standards. Their assertion of physical and intellectual power makes their parents both

proud and aware of their own aging and mortality at the same time. These qualities, the

things we love, fear, and know about the "basic nature of young people," constitute a

mystique: a seductive but damaging way of understanding young people. This

encourages us to see teenagers (and youths to see themselves) not as individuals, but

instead as potential problems (Black 1999, Hine 1999).

Most people treat teenagers as some self-evident phenomenon, an unavoidable

stage of life (Black 1999, Hine, 1999). Adults both lament and fondly recall their teenage

years. Children are encouraged to look forward to being teenagers. Yet the concept of

teenager remains both arbitrary and confusing. The word "teenager" tells us only that

the person is older than 12 and younger than 20. This seven year period represents an

enormous component of a person's life, one in which most of us experience physical,

emotional, intellectual, and social changes. The word "teenager" actually hides

tremendous differences in maturity and the experiences of members of the age group,

and it masks the differences within individuals as they pass through their teen years.

The trouble with creating a distinct group defined solely by age is that we conjure

up phenomena that do not really exist and essentialize or reify those that do (Black

1999, Hine 1999). We tend to make assumptions about an entire group of people based

on the actions or characteristics of a few. For example, in both the 1950s and the 1990s

there was much in the popular press about an epidemic of youth violence, when the

actual rates were declining. Today's teenagers almost seem to serve a sentence of

presumed immaturity, regardless of their achievements or abilities. Furthermore,

teenagers spend much of their lives (eight hours a day in school alone) dealing with

people who often do not know them as individuals and under the control of institutions

that strive to deal with them uniformly.









19

At most, we can say that a "teenager" is a social invention that took shape during

the first half of the twentieth century, not some objective reality. I would assert that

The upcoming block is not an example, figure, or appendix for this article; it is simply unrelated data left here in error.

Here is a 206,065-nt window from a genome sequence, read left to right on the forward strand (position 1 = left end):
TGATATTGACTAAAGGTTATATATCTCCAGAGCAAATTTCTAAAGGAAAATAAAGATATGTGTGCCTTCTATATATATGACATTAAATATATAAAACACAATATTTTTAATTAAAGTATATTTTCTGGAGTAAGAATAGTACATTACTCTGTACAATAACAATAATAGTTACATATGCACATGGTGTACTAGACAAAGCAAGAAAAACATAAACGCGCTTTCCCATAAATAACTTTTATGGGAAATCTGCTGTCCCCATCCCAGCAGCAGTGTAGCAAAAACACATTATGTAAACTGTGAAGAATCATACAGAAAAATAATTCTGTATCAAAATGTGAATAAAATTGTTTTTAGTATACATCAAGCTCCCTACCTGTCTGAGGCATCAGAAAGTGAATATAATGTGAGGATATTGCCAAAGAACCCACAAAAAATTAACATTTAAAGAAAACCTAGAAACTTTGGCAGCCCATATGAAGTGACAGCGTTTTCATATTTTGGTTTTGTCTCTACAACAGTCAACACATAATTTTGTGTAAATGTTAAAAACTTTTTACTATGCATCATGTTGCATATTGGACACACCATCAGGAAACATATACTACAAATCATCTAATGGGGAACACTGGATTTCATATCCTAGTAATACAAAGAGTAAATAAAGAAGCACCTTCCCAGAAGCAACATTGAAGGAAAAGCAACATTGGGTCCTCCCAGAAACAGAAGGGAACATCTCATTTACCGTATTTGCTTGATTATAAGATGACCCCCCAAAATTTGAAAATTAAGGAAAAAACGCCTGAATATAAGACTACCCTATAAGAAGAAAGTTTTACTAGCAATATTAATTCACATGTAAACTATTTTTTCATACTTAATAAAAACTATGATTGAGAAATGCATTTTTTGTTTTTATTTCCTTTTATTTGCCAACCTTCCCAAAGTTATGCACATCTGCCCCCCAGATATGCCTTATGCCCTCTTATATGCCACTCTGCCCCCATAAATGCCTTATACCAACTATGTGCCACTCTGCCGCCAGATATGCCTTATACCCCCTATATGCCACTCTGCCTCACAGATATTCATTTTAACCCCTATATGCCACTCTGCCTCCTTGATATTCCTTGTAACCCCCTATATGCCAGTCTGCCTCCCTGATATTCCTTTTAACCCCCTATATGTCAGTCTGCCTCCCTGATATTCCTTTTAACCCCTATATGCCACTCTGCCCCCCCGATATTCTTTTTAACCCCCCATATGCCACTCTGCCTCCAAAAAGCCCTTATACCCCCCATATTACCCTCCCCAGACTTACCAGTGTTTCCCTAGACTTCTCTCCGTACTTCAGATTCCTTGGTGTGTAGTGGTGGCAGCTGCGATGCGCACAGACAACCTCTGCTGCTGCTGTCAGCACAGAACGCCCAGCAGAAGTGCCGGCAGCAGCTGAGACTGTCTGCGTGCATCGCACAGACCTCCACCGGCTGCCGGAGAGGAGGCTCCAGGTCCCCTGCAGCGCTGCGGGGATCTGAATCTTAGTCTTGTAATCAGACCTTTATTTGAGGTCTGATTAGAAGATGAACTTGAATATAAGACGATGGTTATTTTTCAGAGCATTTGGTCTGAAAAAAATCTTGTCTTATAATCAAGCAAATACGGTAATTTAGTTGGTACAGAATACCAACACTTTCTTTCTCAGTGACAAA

remnants of this "mystique" remain. In our time, teenagers are often judged to be less

able than they are (Furstenberg 2000). The concept of the "teenager" seems to be a

sort of impediment that keeps youths from becoming the people they are ready to be.

Appropriate Terminology

In this dissertation, I resolve this dilemma of terminology by deferring to the term

that the members of the population themselves prefer and utilize most often:

"teenagers." Depending on the context or situation, they will often rely on phrases such

as "youth," "young people," "high-schoolers," and "students" to refer to themselves and

other members of this group to which they belong. Using the language of the group

members puts their experience at the center instead of imposing the preconceived

notions of the researcher upon the participants and their lives (Holstein & Gubrium

2000). According to Holstein and Gubrium's interactionist perspective, it is important to

pay attention to how and what people use as they talk themselves into being. This is

also consistent with feminist perspectives that assert the importance of using the

language currently being embraced because that is part of a reclaiming effort and part

of a construction of oppositional knowledge (Collins 2000). Interestingly, a nationally

representative survey indicated that the preferred terms that most American teenagers

use to call themselves include: "teenagers," "young adults," "teens," "young men and

women," "youth," and "adolescents" (Gallup 1990).

In an effort to avoid being redundant and repetitive, teenagers,' 'youth,' 'young

people,' and 'high school students' will be used somewhat interchangeably when

referring specifically to the participants of this study. However, the use of 'adolescent'











and 'juvenile' will be avoided. Additionally, when discussing issues of gender, I will not

use "young women" and "young men" as frequently seen in the literature, nor the term

"boys," as is common in educational settings. I have observed both of these options to

have "chilling effects" when working with teenagers. Instead I will again rely on the terms

that the participants themselves utilized: "girls" and "guys." Not all teenagers may prefer

these terms, however, within the "small world" of Sonlight, consisting of white, privileged

high school students, they were the words of choice. In many circles, the usage of the

term "girls" when referring to (young) women is not considered as diminutive as it was in

the past. According to Baumgardner and Richards (2000, p. 52), "calling an adult

woman 'girl' was once insulting, like calling and adult black man 'boy.' But now that we